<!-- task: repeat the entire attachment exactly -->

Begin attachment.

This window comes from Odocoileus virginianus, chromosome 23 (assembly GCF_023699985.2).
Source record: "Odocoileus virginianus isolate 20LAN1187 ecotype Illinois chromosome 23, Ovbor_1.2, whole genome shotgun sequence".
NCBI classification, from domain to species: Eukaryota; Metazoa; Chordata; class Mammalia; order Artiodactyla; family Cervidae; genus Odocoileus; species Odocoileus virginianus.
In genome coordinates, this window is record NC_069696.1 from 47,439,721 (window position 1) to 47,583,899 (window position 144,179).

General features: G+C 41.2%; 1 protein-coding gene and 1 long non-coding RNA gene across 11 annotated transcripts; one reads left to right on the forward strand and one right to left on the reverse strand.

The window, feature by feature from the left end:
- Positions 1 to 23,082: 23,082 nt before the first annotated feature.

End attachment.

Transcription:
This window comes from Odocoileus virginianus, chromosome 23 (assembly GCF_023699985.2).
Source record: "Odocoileus virginianus isolate 20LAN1187 ecotype Illinois chromosome 23, Ovbor_1.2, whole genome shotgun sequence".
NCBI classification, from domain to species: Eukaryota; Metazoa; Chordata; class Mammalia; order Artiodactyla; family Cervidae; genus Odocoileus; species Odocoileus virginianus.
In genome coordinates, this window is record NC_069696.1 from 47,439,721 (window position 1) to 47,583,899 (window position 144,179).

General features: G+C 41.2%; 1 protein-coding gene and 1 long non-coding RNA gene across 11 annotated transcripts; one reads left to right on the forward strand and one right to left on the reverse strand.

The window, feature by feature from the left end:
- Positions 1 to 23,082: 23,082 nt before the first annotated feature.